Roskilde seemed to suit my father perfectly, with his penchant for water and his inner dualism of rural life and industrial ambition. This was not so for my mother. Roskilde was still a provincial town in the 1960s, with very few English-speaking people. My mother, unable to speak Danish, must have been lonely there with no one to talk to but her young children. After a year in Roskilde, she asked my father to move closer to Copenhagen, so that she could be part of the expatriate community there. Charlottenlund, an affluent suburb of Copenhagen, became our next home.
The day after my husband and I arrived in Denmark, we made our first trip to Charlottenlund. We mounted our black rental bicycles and pulled out into the stream of fast-paced commuters biking into the center city. Women sat tall and upright on their bikes, wearing skirts and high heels, and pedaling so briskly that I found myself passed until I relaxed and picked up the pace. Men whisked by dressed in business suits, briefcases strapped across their chests or clipped onto the rear bike rack. We turned left off the bicycle highway to pass along Copenhagen’s large lakes, the Sankt Jorgens So, Peblinge So, and Sortedams So. A few joggers went by, and people walking their dogs. We travelled the breadth of the city, starting from the east, and reached the western district of Osterport (West City). There we turned onto a bustling commercial boulevard that headed north to the coastal suburbs. We cycled past the giant green beer bottle that marked the entrance to the Tuborg beer factory.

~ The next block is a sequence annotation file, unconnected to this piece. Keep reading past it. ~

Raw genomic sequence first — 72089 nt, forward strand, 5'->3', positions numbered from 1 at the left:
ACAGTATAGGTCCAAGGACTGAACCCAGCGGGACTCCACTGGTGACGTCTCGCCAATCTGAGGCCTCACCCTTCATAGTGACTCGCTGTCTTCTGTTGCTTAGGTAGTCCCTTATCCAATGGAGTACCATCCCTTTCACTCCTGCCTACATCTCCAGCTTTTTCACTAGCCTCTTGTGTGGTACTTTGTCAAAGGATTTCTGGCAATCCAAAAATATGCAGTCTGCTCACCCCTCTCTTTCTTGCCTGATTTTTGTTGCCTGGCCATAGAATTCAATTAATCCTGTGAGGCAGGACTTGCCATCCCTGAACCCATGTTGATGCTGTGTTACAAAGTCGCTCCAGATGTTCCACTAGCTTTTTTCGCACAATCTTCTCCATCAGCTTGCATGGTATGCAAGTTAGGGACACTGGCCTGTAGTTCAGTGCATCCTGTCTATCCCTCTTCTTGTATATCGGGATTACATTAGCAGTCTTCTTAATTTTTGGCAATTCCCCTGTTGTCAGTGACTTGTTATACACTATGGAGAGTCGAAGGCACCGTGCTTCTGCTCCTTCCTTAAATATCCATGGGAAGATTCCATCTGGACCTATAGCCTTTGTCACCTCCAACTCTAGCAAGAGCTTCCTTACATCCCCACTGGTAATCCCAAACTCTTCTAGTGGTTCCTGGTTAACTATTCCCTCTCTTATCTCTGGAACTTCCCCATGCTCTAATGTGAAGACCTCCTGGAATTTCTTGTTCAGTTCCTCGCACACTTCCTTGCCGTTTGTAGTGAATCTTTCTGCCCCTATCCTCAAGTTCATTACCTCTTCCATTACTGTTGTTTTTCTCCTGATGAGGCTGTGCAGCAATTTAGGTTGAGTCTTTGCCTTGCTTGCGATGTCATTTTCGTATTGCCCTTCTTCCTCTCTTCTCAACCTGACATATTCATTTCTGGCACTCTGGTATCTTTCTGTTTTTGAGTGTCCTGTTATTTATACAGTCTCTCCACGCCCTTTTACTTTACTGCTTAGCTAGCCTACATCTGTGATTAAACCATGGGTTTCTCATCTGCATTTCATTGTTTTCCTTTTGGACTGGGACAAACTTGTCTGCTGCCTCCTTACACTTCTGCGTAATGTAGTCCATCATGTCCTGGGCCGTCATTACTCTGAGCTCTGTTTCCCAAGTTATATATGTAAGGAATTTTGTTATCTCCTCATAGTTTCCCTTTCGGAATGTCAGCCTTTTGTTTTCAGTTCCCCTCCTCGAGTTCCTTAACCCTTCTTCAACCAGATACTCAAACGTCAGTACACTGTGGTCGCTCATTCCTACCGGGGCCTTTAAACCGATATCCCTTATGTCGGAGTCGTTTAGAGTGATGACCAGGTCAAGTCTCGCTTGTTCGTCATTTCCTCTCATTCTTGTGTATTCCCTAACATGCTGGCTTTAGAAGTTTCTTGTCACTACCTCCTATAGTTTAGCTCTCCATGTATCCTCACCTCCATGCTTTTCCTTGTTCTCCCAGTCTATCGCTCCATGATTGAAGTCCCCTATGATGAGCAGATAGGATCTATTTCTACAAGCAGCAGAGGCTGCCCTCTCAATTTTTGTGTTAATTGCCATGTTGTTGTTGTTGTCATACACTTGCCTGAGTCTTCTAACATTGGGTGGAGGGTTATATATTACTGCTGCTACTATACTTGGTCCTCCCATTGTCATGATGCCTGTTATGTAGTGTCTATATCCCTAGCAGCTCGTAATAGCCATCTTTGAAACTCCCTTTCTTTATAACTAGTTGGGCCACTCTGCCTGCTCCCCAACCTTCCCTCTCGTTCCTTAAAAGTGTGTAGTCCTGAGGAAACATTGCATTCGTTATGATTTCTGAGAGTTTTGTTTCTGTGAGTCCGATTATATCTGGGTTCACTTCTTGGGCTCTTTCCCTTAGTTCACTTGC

The Milanese man from whom we’d rented our bicycles had scoffed when we told him we were going to Charlottenlund. “There’s nothing there,” he said. “That’s where the fancy-pants live.”
“I used to live in Charlottenlund,” I explained, “and so we’re going to see the house where I grew up.” It hadn’t seemed fancy to me back then.
My mother had given me the name of the street where we’d lived: Prince Elvinsvej. We located the street on my husband’s ipad. Its pulsing green dot indicated that we were approaching our destination. The day was hot. The sky was blue and cloudless, and on our right the ocean glinted between the apartment buildings. I watched the street signs tick by on our left. When I saw the street sign Maglemosevej, I called out to my husband. This was not the street my mother had identified, but it flashed as familiar.